The Battle To Keep LGBT Children’s Books Away From Children Rages On

"Children that young don't have any business being faced with that type of book, unless they're in that type of family."

A debate is underway in Oklahoma City’s public libraries: Where to place children’s books with LGBT themes.

For the past decade, the Metropolitan Library System has put titles like Heather Has Two Mommies and Daddy’s Roommate in a special, elevated section called “Family Talk,” along with books about drug addiction, sexual abuse and mental illness.

Kid with red book in the library. Looking at camera. He sits cross-legged on the floor. Dressed in a white t shirt and blue jeans

That was actually a compromise: Some commission members wanted to keep LGBT kid’s titles behind the library counter or banned outright.

“We didn’t want to have this material in a locked room,” manager Janet Brooks told The Oklahoman.

But a year after marriage equality, some LGBT Oklahomans are a little fed up and want queer kids’ books put in general circulation.

“Everything else on that list was a medical condition, a substance abuse issue—but you’ve got one class of people that are singled out,” says Troy Stevenson of Freedom Oklahoma. “It identifies the entire LGBT community with sex, and I think that’s the biggest problem.”

Not everyone has “evolved” on the issue, of course. Cynthia Trent, a former library commission member, wanted to pull the books altogether but says she’s come around to the “Family Talk” section.

Heather Has Two Mommies 2

“It’s not because I have anything against those folks that have that kind of a lifestyle,” she insists.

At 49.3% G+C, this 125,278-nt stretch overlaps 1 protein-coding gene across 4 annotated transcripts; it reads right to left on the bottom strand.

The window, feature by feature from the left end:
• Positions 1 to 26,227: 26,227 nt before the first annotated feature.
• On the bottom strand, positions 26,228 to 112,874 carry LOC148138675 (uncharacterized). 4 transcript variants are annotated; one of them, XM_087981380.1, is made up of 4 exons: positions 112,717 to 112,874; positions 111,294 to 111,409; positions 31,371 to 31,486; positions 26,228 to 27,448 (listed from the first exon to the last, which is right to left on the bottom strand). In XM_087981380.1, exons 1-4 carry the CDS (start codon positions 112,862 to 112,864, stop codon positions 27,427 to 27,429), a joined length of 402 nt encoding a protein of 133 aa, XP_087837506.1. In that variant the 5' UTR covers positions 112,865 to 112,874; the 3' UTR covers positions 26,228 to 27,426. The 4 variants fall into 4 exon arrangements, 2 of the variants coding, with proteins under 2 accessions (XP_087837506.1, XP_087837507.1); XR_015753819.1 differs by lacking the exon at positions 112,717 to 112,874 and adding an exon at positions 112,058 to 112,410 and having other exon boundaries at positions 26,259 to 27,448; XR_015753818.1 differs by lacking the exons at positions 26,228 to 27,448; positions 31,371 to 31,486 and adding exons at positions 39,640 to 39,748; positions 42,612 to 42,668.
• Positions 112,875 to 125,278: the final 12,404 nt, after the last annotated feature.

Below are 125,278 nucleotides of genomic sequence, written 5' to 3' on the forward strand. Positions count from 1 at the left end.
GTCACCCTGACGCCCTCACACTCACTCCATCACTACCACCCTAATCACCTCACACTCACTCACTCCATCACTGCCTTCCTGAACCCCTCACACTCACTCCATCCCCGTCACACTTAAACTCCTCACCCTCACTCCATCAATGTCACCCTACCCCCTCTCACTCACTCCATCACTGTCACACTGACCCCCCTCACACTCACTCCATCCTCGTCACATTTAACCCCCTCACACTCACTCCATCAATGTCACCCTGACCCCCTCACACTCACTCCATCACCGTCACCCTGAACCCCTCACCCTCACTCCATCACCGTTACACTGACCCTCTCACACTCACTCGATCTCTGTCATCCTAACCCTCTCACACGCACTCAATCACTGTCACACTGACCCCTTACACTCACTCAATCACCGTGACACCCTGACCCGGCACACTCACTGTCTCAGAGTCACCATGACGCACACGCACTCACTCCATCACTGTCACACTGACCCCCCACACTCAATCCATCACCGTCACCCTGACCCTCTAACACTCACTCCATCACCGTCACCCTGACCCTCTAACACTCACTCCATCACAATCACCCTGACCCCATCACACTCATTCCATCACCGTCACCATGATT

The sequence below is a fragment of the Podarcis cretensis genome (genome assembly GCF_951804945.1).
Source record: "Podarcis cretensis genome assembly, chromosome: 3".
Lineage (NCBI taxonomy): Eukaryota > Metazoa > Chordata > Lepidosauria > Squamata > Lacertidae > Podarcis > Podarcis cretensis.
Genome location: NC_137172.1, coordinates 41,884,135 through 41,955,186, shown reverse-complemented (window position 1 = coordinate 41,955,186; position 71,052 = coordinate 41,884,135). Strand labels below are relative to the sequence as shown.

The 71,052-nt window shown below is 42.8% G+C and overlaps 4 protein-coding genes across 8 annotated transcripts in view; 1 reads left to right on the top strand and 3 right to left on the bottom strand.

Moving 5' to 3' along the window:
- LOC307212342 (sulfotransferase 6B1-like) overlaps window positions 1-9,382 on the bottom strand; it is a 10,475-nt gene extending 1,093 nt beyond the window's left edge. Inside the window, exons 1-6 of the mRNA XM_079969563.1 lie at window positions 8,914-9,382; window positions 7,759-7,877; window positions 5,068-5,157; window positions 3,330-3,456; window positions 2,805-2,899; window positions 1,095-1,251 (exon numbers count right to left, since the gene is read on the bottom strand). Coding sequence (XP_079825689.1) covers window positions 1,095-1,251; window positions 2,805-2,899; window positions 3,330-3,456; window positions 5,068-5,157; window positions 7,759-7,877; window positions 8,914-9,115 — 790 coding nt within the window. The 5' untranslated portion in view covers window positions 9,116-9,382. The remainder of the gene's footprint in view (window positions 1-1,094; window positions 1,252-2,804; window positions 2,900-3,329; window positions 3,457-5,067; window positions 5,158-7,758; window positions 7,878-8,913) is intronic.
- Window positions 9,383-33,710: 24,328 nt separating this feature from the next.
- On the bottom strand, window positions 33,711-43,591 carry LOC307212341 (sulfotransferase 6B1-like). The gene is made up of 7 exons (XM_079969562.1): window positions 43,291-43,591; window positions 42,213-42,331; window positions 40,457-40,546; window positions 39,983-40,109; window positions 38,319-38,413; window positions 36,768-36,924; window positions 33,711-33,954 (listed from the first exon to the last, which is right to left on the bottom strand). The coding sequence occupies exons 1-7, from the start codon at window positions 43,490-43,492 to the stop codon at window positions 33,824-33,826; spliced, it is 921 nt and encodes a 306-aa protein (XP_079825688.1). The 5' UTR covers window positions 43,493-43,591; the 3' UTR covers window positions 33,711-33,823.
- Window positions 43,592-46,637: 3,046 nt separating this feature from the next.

“It’s that children that young don’t have any business being faced with that type of book, unless they’re in that type of family.”

Early Reading; Develop our Passion for Reading at the Earliest of Ages; Cultivate Reading Habit from Childhood - Kid With Books

In 2008, commission member Ralph Bullard introduced an amendment that required the “Family Talk” section be at least five feet from the ground.

“When I came on the commission there was a lot of interest in the community that certain books were not really books that they thought children should be reading,” Bullard said.


A former headmaster at a Christian school, Bullard also thinks LGBT books with LGBT themes should be banned from the children’s section.

“Just on a personal basis, I think that whole issues—and homosexuality and all the different versions its moved into, transgender and changing sexes and same-sex marriage and all those things that come from homosexuality and it being morally correct or immoral, is much more widespread now,” he explained. (Though maybe explained is the wrong word.)

Still, Bullard acknowledges, he doesn’t run the show.

“If I were at the library myself, I’d be more restrictive for sure, but it’s a public library and it’s reflecting the interests of the public that exists.”


Stevenson agrees any book dealing with sex should be out of kids’ hands, “but to say the entire LGBT community is only defined by sex is clear discrimination. It denies us our humanity.”

He’s going to the next commission meeting on October 20 to ask them to take books like And Tango Makes Three out of the “Family Talk” section.

The issue is hardly exclusive to Oklahoma City, though: In big cities and small towns, from Texas to New Hampshire, parents and politicians have tried to move—or remove—kids titles with LGBT representation.


For the most part, the librarians are pushing back.

“The inclusion of LGBTQ children’s materials in public libraries has long been an issue for our office,” American Library Association’s Kristin Pekoll told Kera News.

indoors, bookshop, library, play, props, portrait, kid, holding, standing, messy, colourful, gender blending, dressing up, fun, stripy jumper, casual clothes, magic wand, star shaped, wings, fairy wings, crown, silver, looking down, smiing

Ironically, there are more LGBT titles for kids than ever—books that address a parent coming out, gender-nonconformity, and other topics.

Says Pekoll, “It’s important not only for the kids who identify with these books to see themselves in books, but it’s so important for everybody else to realize that this is part of our world.

Dan Avery is a writer-editor who focuses on culture, breaking news and LGBT rights. His work has appeared in Newsweek, The New York Times, Time Out New York, The Advocate and elsewhere.